Liberty Gardens Seed Project

  • Members sign a Promise to commit to returning seeds
  • Committee members are all active seed savers

Brief history

The Liberty Gardens Seed Project was founded in spring 2014 by life-long gardener Vicki Nowicki and a group of friends. The group received donations from the Seed Savers Exchange and Pepperfield Project including many heirloom and unusual varieties. The initial interest in the library was strong: over 100 people attended their first meeting. However not many people returned seeds and much smaller numbers attended events in 2015. The project is based in an affluent suburb of Chicago and the Vicki worries that they haven’t managed to maintain interest because their rich and sometimes complacent neighbours don’t see enough incentive to stay involved.

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The Downers Grove Museum sits amidst several acres of landscaped gardens


How it works

The seed library is housed in an historic home and museum, Downers Grove House, in an affluent suburb of West Chicago. On the surface, the museum with beautiful grounds and its own story to tell, provides the perfect location for this collection of heirloom varieties. However in reality, it has limited open hours and demand on its meeting rooms, which limits the group’s freedom to hold events there.

The committee members open up the library on Saturdays throughout spring and offer induction sessions to all new members so they can understand how it works and the basics of seed saving. Members are asked to sign a ‘Promise’ to encourage them to recognise the value of participating and to return seeds.

The group hold a seed swap once a year in autumn as way to bring members together and also replenish supplies for the library. All new seeds are screened before being allowed in to the collection: out-of-date, hydrids or seeds without enough information are not included.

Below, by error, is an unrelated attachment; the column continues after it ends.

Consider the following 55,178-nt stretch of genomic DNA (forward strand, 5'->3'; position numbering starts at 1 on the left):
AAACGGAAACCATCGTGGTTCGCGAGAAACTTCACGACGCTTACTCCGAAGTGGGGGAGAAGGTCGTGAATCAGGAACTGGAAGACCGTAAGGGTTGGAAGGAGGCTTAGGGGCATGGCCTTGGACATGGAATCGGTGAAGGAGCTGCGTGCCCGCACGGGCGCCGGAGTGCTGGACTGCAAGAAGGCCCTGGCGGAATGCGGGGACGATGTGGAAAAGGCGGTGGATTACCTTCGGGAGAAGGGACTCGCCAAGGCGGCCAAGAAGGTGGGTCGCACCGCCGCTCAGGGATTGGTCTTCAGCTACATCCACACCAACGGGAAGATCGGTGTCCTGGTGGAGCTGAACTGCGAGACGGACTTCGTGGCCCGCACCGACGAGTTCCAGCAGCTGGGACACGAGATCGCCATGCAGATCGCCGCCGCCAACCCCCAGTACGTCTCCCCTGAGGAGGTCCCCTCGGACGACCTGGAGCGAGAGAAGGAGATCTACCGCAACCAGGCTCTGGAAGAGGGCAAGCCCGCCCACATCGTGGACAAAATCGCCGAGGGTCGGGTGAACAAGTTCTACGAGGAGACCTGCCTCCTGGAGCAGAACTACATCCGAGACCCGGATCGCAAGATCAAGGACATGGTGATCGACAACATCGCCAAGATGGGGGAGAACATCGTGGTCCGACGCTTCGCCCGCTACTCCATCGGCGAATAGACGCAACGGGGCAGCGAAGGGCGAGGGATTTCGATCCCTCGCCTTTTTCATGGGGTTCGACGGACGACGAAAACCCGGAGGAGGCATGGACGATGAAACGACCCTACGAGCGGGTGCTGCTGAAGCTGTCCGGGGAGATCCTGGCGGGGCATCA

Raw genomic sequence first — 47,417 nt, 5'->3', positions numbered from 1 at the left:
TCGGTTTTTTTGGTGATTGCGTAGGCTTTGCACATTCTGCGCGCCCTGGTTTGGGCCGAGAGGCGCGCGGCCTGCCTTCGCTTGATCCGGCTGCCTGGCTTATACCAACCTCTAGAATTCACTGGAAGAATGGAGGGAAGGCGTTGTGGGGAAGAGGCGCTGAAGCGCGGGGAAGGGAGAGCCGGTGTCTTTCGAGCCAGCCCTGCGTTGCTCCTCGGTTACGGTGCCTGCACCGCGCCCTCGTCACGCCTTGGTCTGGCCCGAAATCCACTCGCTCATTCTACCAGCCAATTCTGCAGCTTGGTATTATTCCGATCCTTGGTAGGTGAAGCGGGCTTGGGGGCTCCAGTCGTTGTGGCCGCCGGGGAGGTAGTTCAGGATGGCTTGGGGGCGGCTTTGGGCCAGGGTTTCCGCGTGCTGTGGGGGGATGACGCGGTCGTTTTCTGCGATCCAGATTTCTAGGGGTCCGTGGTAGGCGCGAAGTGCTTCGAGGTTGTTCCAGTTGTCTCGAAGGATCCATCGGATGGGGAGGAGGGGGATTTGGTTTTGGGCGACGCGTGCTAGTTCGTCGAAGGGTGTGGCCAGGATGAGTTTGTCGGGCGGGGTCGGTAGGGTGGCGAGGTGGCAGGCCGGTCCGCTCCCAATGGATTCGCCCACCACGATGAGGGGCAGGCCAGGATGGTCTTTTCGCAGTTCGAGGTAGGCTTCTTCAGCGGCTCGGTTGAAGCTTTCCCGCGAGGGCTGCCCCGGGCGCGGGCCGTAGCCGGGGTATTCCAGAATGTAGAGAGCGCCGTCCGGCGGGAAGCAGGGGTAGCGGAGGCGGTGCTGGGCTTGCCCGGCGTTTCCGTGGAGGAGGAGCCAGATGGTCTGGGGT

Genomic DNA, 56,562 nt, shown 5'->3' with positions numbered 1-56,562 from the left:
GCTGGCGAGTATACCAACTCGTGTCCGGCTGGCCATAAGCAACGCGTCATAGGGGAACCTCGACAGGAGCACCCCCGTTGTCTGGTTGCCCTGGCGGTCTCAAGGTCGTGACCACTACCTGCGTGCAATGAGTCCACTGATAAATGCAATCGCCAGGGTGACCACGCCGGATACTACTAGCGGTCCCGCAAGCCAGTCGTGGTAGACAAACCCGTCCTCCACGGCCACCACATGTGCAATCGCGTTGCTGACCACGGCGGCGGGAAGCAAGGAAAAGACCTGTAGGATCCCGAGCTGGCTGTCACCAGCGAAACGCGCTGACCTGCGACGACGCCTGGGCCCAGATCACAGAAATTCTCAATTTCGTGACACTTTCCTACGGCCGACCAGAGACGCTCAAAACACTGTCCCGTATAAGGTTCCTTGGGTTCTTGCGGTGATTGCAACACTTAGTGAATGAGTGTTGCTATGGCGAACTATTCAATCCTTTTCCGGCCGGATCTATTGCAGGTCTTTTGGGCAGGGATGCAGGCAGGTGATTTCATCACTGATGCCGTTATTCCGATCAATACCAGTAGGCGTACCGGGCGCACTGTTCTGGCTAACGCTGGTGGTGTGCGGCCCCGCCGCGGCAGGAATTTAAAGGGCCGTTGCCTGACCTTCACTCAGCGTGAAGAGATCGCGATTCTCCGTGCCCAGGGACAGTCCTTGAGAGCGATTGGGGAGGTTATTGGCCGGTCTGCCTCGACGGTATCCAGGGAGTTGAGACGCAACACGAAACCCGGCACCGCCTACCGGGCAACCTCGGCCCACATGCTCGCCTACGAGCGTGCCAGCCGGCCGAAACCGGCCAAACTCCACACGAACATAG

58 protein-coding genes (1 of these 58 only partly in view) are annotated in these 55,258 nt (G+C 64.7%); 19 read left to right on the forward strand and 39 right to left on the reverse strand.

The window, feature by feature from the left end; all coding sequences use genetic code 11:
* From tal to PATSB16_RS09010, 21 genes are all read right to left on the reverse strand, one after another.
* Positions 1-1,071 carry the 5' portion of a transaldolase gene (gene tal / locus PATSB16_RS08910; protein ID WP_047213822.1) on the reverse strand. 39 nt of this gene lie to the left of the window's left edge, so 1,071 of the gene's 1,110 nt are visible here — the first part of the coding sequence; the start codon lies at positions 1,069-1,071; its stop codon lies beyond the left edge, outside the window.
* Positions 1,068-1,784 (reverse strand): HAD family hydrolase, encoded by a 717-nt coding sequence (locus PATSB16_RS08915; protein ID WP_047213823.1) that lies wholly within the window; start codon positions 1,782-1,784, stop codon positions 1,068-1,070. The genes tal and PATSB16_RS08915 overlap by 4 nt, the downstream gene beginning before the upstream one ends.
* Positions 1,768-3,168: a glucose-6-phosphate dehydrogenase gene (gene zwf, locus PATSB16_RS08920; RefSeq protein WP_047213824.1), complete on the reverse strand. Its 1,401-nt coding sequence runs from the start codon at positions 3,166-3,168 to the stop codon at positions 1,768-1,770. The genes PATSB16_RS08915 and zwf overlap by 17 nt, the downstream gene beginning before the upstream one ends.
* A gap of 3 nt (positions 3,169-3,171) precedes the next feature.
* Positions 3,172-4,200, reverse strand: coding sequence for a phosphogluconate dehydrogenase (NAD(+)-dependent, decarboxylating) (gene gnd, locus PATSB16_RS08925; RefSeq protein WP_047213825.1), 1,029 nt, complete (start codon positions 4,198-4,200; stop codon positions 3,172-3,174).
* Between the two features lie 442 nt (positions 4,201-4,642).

This seed library benefits from a core group of committee members who are all passionate about seed saving and who are conscientiously developing their skills to seed save at home. At least three of the committee members are taking part in the Seed Savers Exchange Mem-Gen programme, in which members of the organisation, are asked to grow out rare varieties from the SSE collection and record their observations, as part of their Evaluation programme. In addition, lead member Vicki Nowicki has a stunning garden, where gently curving pathways lead you through arches abundantly draped in vegetation, past loosely arranged beds overflowing with native flowers and ornamental displays of vegetables. Vicki has led workshops at the garden before and her interest in and enthusiasm for heirloom varieties clearly makes it an excellent place to learn.


A native trailing Petunia forms a centre-piece in Vicki’s carefully-crafted, charming garden 

The group have a great deal of expertise and resources at their finger-tips. However so far they have been hindered by their relationship with the museum and other local partners, and by an apparent apathy amongst their well-to-do neighbours. They remain optimistic that the right people are out there; they just need to find them.

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